Examining the team's MLB season ahead.
The Rockies are in a win-now mode, a bold organizational mindset considering the recent past. They have endured a franchise-record-tying six straight losing seasons and have averaged 92 losses a year during that dismal stretch. After a seven-game improvement to 75 wins in 2016, the Rockies aren’t merely eyeing a similar increase. They are aiming for a bigger leap that would vault them into contention under new manager Bud Black, who will bring a pitcher’s perspective to managing at Coors Field.
The reasons for the Rockies’ optimism go far beyond Black. They addressed glaring needs by signing free agents Ian Desmond to play first base and Mike Dunn and Greg Holland to improve the bullpen. Desmond will strengthen an already potent lineup that includes a host of productive players in their primes. As usual, though, pitching will determine their fate.
Jon Gray, Chad Bettis, lefthander Tyler Anderson and Tyler Chatwood went a combined 41–33 last year on a sub-.500 team and are expected to comprise the heart of the rotation. Gray has a mid-90s fastball, a wipeout slider, a good changeup and a curveball that became a weapon in the second half of last season. Bettis is recovering from surgery in late November for testicular cancer but is expected to be ready for spring training. He’ll be trying to build on a season in which he set career highs for wins (14), innings (186), starts (32) and strikeouts (138). Anderson, who made his major-league debut in June, has poise beyond his years and a low-90s fastball made more effective by an outstanding changeup. Anderson averaged just 2.2 walks per nine innings. Chatwood’s command can be spotty, but he has a knack for getting ground balls and is a solid back-of-the-rotation starter. Jeff Hoffman and German Marquez are candidates for the final spot after making their big-league debuts last year.
Second baseman DJ LeMahieu, the reigning National League batting champion, has quietly turned into a complete player. He has won a Gold Glove and along with shortstop Trevor Story gives the Rockies superb defense up the middle. Story showed remarkable poise, confidence and presence during a memorable rookie season when he established himself as a franchise cornerstone. Story led all MLB rookies with 27 homers and tied for the lead with 72 RBIs despite being limited to 97 games by a season-ending thumb injury in late July.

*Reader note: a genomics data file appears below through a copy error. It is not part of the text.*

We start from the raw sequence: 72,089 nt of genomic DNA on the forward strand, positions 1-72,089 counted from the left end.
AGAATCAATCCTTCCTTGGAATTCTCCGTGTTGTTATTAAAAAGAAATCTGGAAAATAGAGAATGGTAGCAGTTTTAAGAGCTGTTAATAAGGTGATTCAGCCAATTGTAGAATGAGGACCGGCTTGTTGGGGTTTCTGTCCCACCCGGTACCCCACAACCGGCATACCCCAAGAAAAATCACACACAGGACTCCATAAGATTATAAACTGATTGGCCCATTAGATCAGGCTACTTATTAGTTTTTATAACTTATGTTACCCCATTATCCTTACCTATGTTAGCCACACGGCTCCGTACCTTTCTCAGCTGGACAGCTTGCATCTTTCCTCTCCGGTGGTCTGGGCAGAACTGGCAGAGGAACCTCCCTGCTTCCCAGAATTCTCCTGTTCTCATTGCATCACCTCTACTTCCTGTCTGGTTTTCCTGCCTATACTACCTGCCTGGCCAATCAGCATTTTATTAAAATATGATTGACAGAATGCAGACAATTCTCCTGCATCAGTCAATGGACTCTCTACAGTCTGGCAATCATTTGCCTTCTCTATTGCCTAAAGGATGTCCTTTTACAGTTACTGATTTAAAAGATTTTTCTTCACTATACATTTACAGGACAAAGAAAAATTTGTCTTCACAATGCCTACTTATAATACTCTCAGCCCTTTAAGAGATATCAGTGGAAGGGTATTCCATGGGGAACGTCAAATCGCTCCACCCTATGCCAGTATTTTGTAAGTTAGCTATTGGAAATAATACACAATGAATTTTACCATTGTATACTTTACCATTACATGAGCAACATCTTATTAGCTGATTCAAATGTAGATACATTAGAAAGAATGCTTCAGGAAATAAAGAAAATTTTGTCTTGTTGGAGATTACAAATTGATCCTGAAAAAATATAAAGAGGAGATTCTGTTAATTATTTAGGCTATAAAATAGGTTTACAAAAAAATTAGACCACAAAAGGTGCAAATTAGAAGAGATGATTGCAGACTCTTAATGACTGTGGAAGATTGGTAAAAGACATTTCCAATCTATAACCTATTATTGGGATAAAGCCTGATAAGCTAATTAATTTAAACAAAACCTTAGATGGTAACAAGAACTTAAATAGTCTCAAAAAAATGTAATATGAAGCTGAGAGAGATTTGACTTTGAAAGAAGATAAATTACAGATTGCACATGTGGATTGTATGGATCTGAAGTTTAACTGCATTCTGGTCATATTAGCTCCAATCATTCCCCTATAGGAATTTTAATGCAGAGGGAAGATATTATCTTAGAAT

Third baseman Nolan Arenado is one of the elite players in the game. He is a perennial Gold Glove winner whose defense produces jaw-dropping highlights daily. Arenado is the first NL player to lead the league in home runs (he has tied for the NL lead in each of the last two years) and RBIs in consecutive seasons since Hall of Fame third baseman Mike Schmidt. Desmond has never played first base, but after he made the switch last year from shortstop to left field and then center field, the Rockies are confident he will make a smooth transition to yet another new position. He strikes out frequently but should produce 30 doubles, 25 homers and 20 stolen bases.
This is a very strong group, albeit one in which the three starters and primary reserve all bat left-handed. Center fielder Charlie Blackmon provides unusual power from the leadoff spot and had an average of .324 and a .933 OPS. David Dahl is a true center fielder but will play left field because of Blackmon’s presence. Dahl plays with a confidence and composure that is rare for an inexperienced major leaguer. Healthy for the second straight season, right fielder Carlos Gonzalez played 150 games and was very productive, hitting at least 25 home runs for the fifth time with the Rockies and driving in 100 runs for the first time since 2010.
With free agent Nick Hundley gone, the Rockies will rely on Tom Murphy and Tony Wolters. The latter was claimed on waivers from Cleveland in spring training last year and served as Hundley’s backup. Wolters is an exceptional receiver with fluid moves behind the plate, a strong arm and soft hands that enable him to frame pitches well. His offense improved during his rookie season, and in the second half he hit .321 with an .862 OPS. Murphy, who has played with the Rockies toward the end of the past two seasons, has exceptional power and above-average arm strength.
When Wolters catches, Murphy, a right-handed hitter, gives the Rockies a power-hitting threat off the bench that they otherwise lack. The left-handed-hitting Wolters is extremely versatile. He began his career as a middle infielder and has shown he can play shortstop and second base when needed, a huge plus late in games. Gerardo Parra became a fourth outfielder last year with the emergence of Dahl and began playing first base to increase his value. He’s much better in the outfield but gives the Rockies a left-handed-hitting alternative at first to Desmond. Alexi Amarista can play three infield positions and has extensive outfield experience and enough speed to play center field and come off the bench and run.
General manager Jeff Bridich inherited manager Walt Weiss, who was at the Rockies’ helm four seasons. They were together for two seasons but never forged a good working relationship. With his contract concluded and his firing imminent, Weiss resigned after the 2016 season ended. Hiring the experienced Black was a coup for Bridich. He and Black communicate often and well. Owner Dick Monfort has given Bridich authority to make major moves.
Being in contention is realistic if the young rotation continues to improve and the bullpen, unlike last year, becomes an asset. And the bullpen should be better with the addition of Dunn and the return of Diaz as well as young pitching prospects like Hoffman, Marquez and Kyle Freeland, who could be moved temporarily to the bullpen to fortify that area.